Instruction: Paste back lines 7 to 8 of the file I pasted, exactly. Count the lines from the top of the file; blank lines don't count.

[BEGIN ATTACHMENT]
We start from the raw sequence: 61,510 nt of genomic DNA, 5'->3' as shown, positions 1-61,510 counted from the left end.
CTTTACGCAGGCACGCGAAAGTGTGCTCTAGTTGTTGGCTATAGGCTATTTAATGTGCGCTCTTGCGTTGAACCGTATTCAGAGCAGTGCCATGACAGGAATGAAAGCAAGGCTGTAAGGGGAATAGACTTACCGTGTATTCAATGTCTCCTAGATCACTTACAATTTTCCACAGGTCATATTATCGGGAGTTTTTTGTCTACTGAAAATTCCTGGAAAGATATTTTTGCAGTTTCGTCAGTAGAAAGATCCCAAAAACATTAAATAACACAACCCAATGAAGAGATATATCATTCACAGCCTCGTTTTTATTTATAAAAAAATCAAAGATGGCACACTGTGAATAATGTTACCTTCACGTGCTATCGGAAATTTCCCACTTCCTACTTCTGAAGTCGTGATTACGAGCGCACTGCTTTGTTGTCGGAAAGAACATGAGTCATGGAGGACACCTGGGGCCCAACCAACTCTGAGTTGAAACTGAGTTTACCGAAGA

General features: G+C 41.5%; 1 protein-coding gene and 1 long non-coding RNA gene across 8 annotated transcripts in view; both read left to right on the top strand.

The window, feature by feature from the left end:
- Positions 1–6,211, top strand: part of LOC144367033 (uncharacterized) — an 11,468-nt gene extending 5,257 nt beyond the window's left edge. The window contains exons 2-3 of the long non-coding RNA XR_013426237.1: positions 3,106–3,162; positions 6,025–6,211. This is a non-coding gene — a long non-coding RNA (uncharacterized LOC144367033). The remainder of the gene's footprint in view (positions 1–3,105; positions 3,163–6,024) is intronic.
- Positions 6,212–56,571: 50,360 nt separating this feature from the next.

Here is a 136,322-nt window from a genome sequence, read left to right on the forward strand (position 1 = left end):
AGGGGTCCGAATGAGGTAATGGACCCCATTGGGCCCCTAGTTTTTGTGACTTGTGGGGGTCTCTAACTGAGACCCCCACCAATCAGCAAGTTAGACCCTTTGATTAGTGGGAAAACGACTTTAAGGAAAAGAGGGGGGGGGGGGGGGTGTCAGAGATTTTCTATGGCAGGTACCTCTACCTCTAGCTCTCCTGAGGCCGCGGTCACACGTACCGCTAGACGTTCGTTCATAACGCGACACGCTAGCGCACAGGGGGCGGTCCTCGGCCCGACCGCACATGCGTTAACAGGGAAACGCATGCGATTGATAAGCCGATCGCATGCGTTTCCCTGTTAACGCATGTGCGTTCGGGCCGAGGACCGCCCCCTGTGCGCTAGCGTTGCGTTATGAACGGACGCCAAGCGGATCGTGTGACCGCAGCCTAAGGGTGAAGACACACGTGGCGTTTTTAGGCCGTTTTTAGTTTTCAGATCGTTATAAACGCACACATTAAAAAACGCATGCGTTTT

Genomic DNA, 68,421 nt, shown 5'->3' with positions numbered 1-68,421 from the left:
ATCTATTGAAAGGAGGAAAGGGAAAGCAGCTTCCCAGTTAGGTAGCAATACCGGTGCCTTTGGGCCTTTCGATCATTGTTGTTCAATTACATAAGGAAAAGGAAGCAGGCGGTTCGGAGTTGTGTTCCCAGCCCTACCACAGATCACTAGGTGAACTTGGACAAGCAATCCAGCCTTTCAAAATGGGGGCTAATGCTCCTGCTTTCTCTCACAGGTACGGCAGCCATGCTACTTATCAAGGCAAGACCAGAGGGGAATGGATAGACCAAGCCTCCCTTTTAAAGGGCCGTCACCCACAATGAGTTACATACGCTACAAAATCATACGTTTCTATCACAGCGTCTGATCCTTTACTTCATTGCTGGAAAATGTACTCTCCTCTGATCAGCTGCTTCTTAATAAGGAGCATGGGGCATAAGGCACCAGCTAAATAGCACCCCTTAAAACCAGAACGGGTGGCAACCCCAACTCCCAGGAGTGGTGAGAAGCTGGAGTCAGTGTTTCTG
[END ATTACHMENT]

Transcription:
Here is a 136,322-nt window from a genome sequence, read left to right on the forward strand (position 1 = left end):
AGGGGTCCGAATGAGGTAATGGACCCCATTGGGCCCCTAGTTTTTGTGACTTGTGGGGGTCTCTAACTGAGACCCCCACCAATCAGCAAGTTAGACCCTTTGATTAGTGGGAAAACGACTTTAAGGAAAAGAGGGGGGGGGGGGGGGTGTCAGAGATTTTCTATGGCAGGTACCTCTACCTCTAGCTCTCCTGAGGCCGCGGTCACACGTACCGCTAGACGTTCGTTCATAACGCGACACGCTAGCGCACAGGGGGCGGTCCTCGGCCCGACCGCACATGCGTTAACAGGGAAACGCATGCGATTGATAAGCCGATCGCATGCGTTTCCCTGTTAACGCATGTGCGTTCGGGCCGAGGACCGCCCCCTGTGCGCTAGCGTTGCGTTATGAACGGACGCCAAGCGGATCGTGTGACCGCAGCCTAAGGGTGAAGACACACGTGGCGTTTTTAGGCCGTTTTTAGTTTTCAGATCGTTATAAACGCACACATTAAAAAACGCATGCGTTTT